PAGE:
Slipping

It’s 08:40. This morning, I’m supposed to be delivering product to a client. I should have left already but I wanted to start this post, so that when I get back from making the delivery and stopping in at the shops on my way back, I’ll see it and keep writing.

See, I’m already slipping back into my corner, not writing, not sharing the thoughts in my head and I don’t want to go back to being in that cage again.

12:43. I made my delivery at 09:04 – perfect timing. Then I stopped by the place where I buy breakfast cereals in bulk, at a massively discounted rate because the cardboard boxes they are packaged in are damaged. Then I met my husband for coffee before heading off to the nearest Woolies to spoil myself with some pretty new panties. Because if I were to be in an accident in any of the pairs I currently own, my mom would die of shame if she came to identify/collect my remains.

This afternoon, my three primary school kids have Chess and Orienteering, which means I have an extra hour or two in which to be productive.

I was going to run this morning. It was supposed to be a run day. But we stayed up far too late last night, watching movies and eating stuff I’m not supposed to eat. So I didn’t even bother setting my alarm for run time, knowing that I would hit the snooze button if I did.  I’m running a half marathon in a month’s time. I should be hitting the road, hard, almost every day.

I was going to go to the fresh produce market in town this morning, after the delivery and the shops. Now, it’ll have to wait for tomorrow because the boys finish Chess in an hour and a half and I’ll never make it there and back through lunchtime traffic. Best to go first thing in the morning, I think, and get it done.

I was going to blog this weekend. Instead, I read Nicholas Sparks’ Message in a Bottle, took the kids out for waffles (and ate one myself, knowing it would put me in a gluten semi-coma with a swollen belly for the rest of the day!) and waited out the power outage while David worked, again.  Then we made paint on Sunday so that I could deliver it today.  So that’s at least some time productively spent, before we sank into our armchairs and vegged all afternoon and evening, right?

This week, I’m supposed to get my accounting up to date, so that we can send it off to our tax consultant and file our taxes, pay our penalties and promise ourselves again that this year, we’re going to stay on top of it. And we will, because I’m getting better at making lists and remembering to do the stuff that needs to be done.

Even if it feels like I’m always messing it up. Even if it feels like it’s always slipping away from me.

 

Twelve

On Sunday, David and I celebrated our twelfth wedding anniversary.

It was a good day, nothing like anything I would have planned for us. We spent it with the kids at Dikhololo, courtesy of David’s folks, who had booked us the weekend there months ago.

I was pretty miffed at first because I felt that our anniversary plans should have been our own to make and that, by booking us the 6-sleeper chalet, which was obviously so that we could take the kids with us, our special day had kind of been hijacked.  But the weekend rolled around and I started packing and by the time we were on the road, I was fine.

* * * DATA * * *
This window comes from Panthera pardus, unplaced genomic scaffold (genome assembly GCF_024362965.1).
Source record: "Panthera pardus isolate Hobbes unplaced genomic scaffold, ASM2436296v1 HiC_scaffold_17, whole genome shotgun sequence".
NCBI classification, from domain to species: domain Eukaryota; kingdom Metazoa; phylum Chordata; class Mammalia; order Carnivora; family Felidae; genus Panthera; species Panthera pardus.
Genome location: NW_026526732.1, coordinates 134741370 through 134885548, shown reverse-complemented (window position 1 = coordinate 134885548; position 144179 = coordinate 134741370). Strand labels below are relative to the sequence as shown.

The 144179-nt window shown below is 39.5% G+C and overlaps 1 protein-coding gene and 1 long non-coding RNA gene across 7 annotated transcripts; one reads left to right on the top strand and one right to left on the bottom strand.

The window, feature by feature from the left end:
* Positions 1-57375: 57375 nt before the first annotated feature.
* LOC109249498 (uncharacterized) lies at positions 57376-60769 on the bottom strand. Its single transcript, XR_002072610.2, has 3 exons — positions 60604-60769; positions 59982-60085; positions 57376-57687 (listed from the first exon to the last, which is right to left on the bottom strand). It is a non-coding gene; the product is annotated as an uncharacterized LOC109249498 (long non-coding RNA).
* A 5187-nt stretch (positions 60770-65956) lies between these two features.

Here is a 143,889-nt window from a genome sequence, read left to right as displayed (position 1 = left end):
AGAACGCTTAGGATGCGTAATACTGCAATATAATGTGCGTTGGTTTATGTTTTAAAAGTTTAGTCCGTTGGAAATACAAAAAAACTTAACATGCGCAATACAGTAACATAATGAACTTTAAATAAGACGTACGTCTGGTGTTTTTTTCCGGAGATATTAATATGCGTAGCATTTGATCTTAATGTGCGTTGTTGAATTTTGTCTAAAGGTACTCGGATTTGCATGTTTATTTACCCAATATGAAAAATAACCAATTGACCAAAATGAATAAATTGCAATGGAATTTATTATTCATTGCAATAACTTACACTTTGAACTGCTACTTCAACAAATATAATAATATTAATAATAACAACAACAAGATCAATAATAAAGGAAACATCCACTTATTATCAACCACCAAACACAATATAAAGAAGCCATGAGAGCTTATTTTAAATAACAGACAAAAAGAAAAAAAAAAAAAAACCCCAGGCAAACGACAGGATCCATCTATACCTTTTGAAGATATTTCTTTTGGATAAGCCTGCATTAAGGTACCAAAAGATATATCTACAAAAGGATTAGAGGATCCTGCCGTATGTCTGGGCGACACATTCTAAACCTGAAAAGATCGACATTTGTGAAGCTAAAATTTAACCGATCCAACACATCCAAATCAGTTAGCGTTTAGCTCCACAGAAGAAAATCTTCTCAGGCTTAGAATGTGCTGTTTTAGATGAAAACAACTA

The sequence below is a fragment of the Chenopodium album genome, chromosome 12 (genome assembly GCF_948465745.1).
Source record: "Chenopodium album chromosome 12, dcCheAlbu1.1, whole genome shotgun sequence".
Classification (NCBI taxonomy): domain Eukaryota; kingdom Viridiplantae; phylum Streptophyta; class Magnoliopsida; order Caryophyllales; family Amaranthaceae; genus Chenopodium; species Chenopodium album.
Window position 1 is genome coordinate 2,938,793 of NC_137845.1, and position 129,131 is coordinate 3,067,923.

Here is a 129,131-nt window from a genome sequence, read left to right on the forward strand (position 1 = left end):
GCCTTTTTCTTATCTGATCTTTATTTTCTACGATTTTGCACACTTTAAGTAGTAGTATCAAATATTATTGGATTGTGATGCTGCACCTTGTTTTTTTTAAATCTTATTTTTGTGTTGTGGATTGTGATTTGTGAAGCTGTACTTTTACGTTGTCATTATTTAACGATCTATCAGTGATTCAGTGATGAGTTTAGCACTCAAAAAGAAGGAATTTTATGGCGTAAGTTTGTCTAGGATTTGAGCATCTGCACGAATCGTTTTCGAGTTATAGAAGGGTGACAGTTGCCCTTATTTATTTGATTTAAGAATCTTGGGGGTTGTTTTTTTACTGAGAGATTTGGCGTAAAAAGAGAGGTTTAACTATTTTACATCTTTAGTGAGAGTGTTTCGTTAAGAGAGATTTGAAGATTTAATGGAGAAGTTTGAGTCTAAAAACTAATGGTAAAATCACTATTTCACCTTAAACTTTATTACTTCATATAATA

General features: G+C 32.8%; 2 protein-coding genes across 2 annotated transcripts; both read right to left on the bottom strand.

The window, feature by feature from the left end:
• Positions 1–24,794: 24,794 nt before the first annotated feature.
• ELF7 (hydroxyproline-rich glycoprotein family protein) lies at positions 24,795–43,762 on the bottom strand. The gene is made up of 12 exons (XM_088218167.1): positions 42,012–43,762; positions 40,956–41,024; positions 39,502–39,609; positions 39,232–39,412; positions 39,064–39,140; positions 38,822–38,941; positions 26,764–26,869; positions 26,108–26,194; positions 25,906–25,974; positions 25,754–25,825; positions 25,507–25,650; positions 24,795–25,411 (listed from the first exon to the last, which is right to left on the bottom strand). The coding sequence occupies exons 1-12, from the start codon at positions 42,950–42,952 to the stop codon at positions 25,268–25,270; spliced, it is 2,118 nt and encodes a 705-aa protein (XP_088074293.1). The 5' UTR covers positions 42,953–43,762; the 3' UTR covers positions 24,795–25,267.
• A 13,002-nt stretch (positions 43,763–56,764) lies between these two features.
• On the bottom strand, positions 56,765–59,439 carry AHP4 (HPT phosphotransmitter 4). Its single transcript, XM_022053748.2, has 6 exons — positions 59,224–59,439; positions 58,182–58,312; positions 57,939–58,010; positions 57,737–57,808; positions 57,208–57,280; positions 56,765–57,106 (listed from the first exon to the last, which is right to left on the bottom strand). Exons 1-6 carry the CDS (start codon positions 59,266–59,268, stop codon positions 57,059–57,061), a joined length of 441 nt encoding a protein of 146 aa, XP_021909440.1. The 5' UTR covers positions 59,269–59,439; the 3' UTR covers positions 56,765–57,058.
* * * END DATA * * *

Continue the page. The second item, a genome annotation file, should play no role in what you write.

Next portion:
We spent a lot of time swimming at the resort. There was no shortage of swimming pools and, given the current heat wave blistering across the country, even I was not averse to being in the water. And anyone who knows me knows that I am NOT known for my love of swimming…

We also spent a lot of time eating ice cream and sleeping while the kids glued themselves to Cartoon Network – something we are adamant will not become a fixture in our home.  And David and I sipped a few Original Iced Mojitos and enjoyed a bottle of wine out on our little verandah in the evenings, gazing at the sky and listening to the quiet of the bush around us.

We didn’t really do much thinking about things or talking about work or making grand, romantic gestures. We really just took the time out and enjoyed it for what it was – a weekend away from everything. So much so that I didn’t even bother taking any photos, except for this one, hastily snapped selfie, with my finger in the shot, taken on Sunday. ( If you follow me on Instagram, you’ve already seen it.)

Us, on our 12th anniversary
Us, on our 12th anniversary

We’ve weathered some storms in our years together and for much of it, life has seemed a bit of a slog. Not in terms of *us* but rather, us against the world or in the world and all its chaos and with all its curve balls.

But we’ve also had some amazing adventures, travels, experiences and good times. And it seems to me that this year, we are on our way to bigger, better things.

 

 

What’s Up?

I’m kind of vague when I talk about what it is that I’m so busy doing, that keeps me from blogging or being present in my interwebs circles in general.

Generally, it’s because getting into the details would probably bore you to death but largely it’s because I’m lazy.

But I was thinking about it this morning – about what’s happening in my life and why I feel so exhausted at the moment – and I realised that my life is actually pretty hectic right now!